7 things to know about new Canucks player Jason Dickinson

Jul 19 2021, 11:04 am

Left with a choice of protecting Kole Lind, Jonah Gadjovich, or Matthew Highmore at forward for the Seattle Kraken expansion draft, the Vancouver Canucks chose to find someone else to protect instead.

In the final minutes of Saturday’s pre-expansion draft roster freeze, Jim Benning traded a 2021 third-round pick to the Dallas Stars in exchange for 26-year-old centre Jason Dickinson.

The trade likely shores Vancouver’s gaping hole at centre on the third line, with Dickinson profiling as one of the better defensive pivots in hockey right now.

Here are seven things to know about the newest member of the Canucks.

1. Leader during Black Lives Matter movement

When the NHL paused games during the 2020 playoffs, it was Dickinson who stood on the front lines to speak with the media, along with Ryan Reaves, Pierre-Edouard Bellemare, Nazem Kadri, and Bo Horvat in the Edmonton bubble.

Dickinson was also one of four players to take a knee for the national anthem as well.

ā€œI have people of colour in my family,” Dickinson said at the time. “My dad comes from the islands, and one of my uncles is Black. It was easy for me, easy decision.”

2. Of Scottish and Caribbean Heritage

Jason’s younger brother Josh previously told the story about how his mom and dad became the unlikely inspiration for the Dickinson boys to pursue hockey.

“My [mom and dad] didn’t get to grow up playing hockey. My mom is from Scotland and my dad is from the Caribbean, and they both loved the game. When they finally came over to Canada, they said, ‘If we couldn’t play, let’s put them in and see if they love it.’ They did that, and it turns out my brother and I both loved it.”

3. Impressive junior career

Despite being chirped by his junior coach, former Canucks player Scott Walker, for being mistaken as the stick boy due to his baby face, Dickinson did have a fairly impressive junior hockey career.

During his draft year, Dickinson posted a respectable 47 points in 65 games, but it was his two-way ability that pushed him into the first round of the draft.

With the Guelph Storm, Dickinson played with notable NHLers such as Brock McGinn, Robby Fabbri, and Tyler Bertuzzi. He also skated with former Canuck Andrey Pedan, and Horvat’s older brother, Ryan.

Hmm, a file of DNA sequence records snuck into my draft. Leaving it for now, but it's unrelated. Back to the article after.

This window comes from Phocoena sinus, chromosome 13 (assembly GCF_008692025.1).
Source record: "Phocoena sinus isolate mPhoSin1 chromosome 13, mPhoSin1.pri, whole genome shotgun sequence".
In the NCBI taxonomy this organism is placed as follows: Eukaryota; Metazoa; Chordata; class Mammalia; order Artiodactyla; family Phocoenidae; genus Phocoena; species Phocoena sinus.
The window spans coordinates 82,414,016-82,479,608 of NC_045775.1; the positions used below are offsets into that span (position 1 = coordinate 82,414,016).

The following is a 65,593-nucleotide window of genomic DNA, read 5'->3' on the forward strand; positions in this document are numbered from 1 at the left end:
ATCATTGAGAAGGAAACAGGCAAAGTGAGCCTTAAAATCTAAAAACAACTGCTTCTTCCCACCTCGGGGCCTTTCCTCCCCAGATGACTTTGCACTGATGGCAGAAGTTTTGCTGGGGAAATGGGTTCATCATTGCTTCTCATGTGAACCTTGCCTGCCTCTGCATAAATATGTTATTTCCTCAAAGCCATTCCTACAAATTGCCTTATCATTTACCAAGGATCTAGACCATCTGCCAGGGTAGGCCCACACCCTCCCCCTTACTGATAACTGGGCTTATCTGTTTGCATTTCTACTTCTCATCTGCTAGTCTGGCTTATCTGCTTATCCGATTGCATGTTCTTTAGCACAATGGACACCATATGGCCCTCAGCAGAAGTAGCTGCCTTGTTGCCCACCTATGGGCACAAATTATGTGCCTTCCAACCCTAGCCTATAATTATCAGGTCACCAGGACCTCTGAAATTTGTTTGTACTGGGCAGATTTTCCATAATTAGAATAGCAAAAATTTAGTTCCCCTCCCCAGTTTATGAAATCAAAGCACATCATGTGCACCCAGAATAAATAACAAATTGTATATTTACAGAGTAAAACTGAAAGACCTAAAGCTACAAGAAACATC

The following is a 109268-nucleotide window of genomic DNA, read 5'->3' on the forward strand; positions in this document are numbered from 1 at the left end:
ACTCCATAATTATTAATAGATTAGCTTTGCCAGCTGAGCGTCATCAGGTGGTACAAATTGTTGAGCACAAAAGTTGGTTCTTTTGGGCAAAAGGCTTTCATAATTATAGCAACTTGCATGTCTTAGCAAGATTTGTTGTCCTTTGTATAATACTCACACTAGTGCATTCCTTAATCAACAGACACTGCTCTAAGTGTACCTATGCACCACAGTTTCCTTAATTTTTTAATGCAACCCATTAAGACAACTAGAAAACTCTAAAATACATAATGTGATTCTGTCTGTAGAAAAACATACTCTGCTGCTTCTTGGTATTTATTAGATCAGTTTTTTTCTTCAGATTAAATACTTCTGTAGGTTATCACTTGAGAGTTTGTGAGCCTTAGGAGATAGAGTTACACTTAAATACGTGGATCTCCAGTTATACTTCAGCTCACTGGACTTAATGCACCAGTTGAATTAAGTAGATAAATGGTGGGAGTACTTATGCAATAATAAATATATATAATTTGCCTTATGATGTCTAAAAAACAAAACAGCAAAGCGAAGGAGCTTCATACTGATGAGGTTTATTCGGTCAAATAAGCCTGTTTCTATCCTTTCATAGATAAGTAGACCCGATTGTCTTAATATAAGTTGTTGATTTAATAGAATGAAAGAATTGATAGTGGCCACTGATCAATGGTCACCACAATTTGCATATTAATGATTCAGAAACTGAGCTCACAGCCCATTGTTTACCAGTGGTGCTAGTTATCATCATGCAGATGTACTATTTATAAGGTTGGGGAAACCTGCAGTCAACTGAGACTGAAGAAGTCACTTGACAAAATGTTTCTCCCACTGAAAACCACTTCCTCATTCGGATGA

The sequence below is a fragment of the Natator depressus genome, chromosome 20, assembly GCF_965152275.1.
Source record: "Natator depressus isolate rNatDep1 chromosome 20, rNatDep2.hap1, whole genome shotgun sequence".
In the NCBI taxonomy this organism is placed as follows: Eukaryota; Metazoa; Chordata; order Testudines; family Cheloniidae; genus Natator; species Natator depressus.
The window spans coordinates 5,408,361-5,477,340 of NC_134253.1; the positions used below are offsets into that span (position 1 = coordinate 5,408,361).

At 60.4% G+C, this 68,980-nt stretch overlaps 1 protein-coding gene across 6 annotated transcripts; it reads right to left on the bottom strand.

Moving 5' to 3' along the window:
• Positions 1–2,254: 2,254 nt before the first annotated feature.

Dickinson’s squad came close to winning junior hockey’s holy grail in 2014.

The Guelph Storm had a fantastic Round Robin, leading all four teams with a 3-0 record. One of their victories was a 7-2 drubbing of the London Knights, a team that featured Josh Anderson, Max Domi, Mitch Marner, and the current Canucks captain, Horvat.

However, the Storm lost to the Edmonton Oil Kings, a team they had beat in the Round Robin, during the tournament finale.

4. He’s not known for his offence, but…

After posting 53 points in 73 games as an AHL rookie, Dickinson got his first taste of NHL action at the end of the 2015-16 season.

He made a good first impression by scoring in his first game against the Colorado Avalanche.

Dickinson has shown an ability to score highlight-reel goals in the past.

That being said, his scoring rates at even-strength have decreased in each of the past three seasons. He scored at a third line rate from 2018-2020, but his 0.86 points-per-60 last season was basically a replacement-level rate.

Again, this was a player acquired for his defensive acumen, but you’d like to see a bit more progress on the offensive side as well.

5. Ice time has increased over the past three seasons

Dickinson has been an NHL regular now for three seasons. Here’s how his ice time has increased throughout each year:

  • 2018-19: 13:22
  • 2019-20: 14:56
  • 2020-21: 16:12

He’s also seen moderate improvement in his face-off percentage over the last three seasons, although this is still an area that could use some improvement:

  • 2018-19: 42.9%
  • 2019-20: 43.8%
  • 2020-21: 46.3%

6. Younger brother with Blackhawks organization

Josh Dickinson, two years younger than his brother Jason, is an undrafted centre who was signed by the Avalanche in 2018 after playing for a year at Clarkson University. He spent three years with the organization, bouncing between the AHL and the ECHL, before he was traded in a package to the Chicago Blackhawks at the 2021 trade deadline in exchange for Carl Soderberg.

7. He cheered for the Canucks in 2011

Dickinson dropped an interesting nugget in an interview following his trade to the Canucks.

“I was a big fan of Vancouver when they made their Cup run in 2011,” Dickinson told Thomas Drance of The Athletic. I loved the Sedins and I loved (Ryan) Kesler mainly. I saw a lot of myself in him. There was a lot I liked in his game, so I gravitated to that.ā€

Trevor BeggsTrevor Beggs

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